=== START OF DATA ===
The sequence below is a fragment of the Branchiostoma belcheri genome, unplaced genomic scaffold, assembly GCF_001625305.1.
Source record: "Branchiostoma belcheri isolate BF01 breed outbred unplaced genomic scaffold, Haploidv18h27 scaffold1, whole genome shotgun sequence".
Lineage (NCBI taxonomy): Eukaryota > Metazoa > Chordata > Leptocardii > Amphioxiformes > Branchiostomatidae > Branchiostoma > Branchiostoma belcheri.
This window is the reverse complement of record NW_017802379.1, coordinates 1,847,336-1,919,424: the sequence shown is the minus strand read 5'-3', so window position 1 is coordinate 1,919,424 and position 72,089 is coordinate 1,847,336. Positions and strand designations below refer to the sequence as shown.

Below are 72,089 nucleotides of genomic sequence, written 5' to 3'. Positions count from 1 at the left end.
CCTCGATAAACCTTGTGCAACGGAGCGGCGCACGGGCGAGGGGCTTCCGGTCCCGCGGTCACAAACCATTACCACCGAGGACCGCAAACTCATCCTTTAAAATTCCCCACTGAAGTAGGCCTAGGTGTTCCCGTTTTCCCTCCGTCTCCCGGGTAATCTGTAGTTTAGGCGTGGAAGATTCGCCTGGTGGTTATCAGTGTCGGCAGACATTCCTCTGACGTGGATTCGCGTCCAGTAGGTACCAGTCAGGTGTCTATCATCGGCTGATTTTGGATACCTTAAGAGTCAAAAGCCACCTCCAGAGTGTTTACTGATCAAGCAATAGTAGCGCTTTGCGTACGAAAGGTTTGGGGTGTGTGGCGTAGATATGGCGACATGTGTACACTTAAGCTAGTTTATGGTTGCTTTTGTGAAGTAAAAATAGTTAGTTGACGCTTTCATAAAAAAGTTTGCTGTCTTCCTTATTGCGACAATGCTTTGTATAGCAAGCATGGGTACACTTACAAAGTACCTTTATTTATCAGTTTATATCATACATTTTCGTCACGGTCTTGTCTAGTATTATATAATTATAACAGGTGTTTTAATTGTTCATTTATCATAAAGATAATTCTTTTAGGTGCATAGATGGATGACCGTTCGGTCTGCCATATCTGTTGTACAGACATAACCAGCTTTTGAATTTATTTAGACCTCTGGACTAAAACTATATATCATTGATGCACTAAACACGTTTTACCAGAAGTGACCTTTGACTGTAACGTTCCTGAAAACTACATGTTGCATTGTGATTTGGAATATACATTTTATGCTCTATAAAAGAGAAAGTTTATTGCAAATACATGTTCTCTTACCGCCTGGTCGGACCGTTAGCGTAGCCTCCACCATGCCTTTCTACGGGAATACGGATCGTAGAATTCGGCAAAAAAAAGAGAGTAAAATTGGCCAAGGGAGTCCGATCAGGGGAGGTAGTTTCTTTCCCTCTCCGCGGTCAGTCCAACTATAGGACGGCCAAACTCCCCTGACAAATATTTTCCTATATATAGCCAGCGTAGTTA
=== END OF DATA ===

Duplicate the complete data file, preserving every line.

The sequence below is a fragment of the Branchiostoma belcheri genome, unplaced genomic scaffold, assembly GCF_001625305.1.
Source record: "Branchiostoma belcheri isolate BF01 breed outbred unplaced genomic scaffold, Haploidv18h27 scaffold1, whole genome shotgun sequence".
Lineage (NCBI taxonomy): Eukaryota > Metazoa > Chordata > Leptocardii > Amphioxiformes > Branchiostomatidae > Branchiostoma > Branchiostoma belcheri.
This window is the reverse complement of record NW_017802379.1, coordinates 1,847,336-1,919,424: the sequence shown is the minus strand read 5'-3', so window position 1 is coordinate 1,919,424 and position 72,089 is coordinate 1,847,336. Positions and strand designations below refer to the sequence as shown.

Below are 72,089 nucleotides of genomic sequence, written 5' to 3'. Positions count from 1 at the left end.
CCTCGATAAACCTTGTGCAACGGAGCGGCGCACGGGCGAGGGGCTTCCGGTCCCGCGGTCACAAACCATTACCACCGAGGACCGCAAACTCATCCTTTAAAATTCCCCACTGAAGTAGGCCTAGGTGTTCCCGTTTTCCCTCCGTCTCCCGGGTAATCTGTAGTTTAGGCGTGGAAGATTCGCCTGGTGGTTATCAGTGTCGGCAGACATTCCTCTGACGTGGATTCGCGTCCAGTAGGTACCAGTCAGGTGTCTATCATCGGCTGATTTTGGATACCTTAAGAGTCAAAAGCCACCTCCAGAGTGTTTACTGATCAAGCAATAGTAGCGCTTTGCGTACGAAAGGTTTGGGGTGTGTGGCGTAGATATGGCGACATGTGTACACTTAAGCTAGTTTATGGTTGCTTTTGTGAAGTAAAAATAGTTAGTTGACGCTTTCATAAAAAAGTTTGCTGTCTTCCTTATTGCGACAATGCTTTGTATAGCAAGCATGGGTACACTTACAAAGTACCTTTATTTATCAGTTTATATCATACATTTTCGTCACGGTCTTGTCTAGTATTATATAATTATAACAGGTGTTTTAATTGTTCATTTATCATAAAGATAATTCTTTTAGGTGCATAGATGGATGACCGTTCGGTCTGCCATATCTGTTGTACAGACATAACCAGCTTTTGAATTTATTTAGACCTCTGGACTAAAACTATATATCATTGATGCACTAAACACGTTTTACCAGAAGTGACCTTTGACTGTAACGTTCCTGAAAACTACATGTTGCATTGTGATTTGGAATATACATTTTATGCTCTATAAAAGAGAAAGTTTATTGCAAATACATGTTCTCTTACCGCCTGGTCGGACCGTTAGCGTAGCCTCCACCATGCCTTTCTACGGGAATACGGATCGTAGAATTCGGCAAAAAAAAGAGAGTAAAATTGGCCAAGGGAGTCCGATCAGGGGAGGTAGTTTCTTTCCCTCTCCGCGGTCAGTCCAACTATAGGACGGCCAAACTCCCCTGACAAATATTTTCCTATATATAGCCAGCGTAGTTA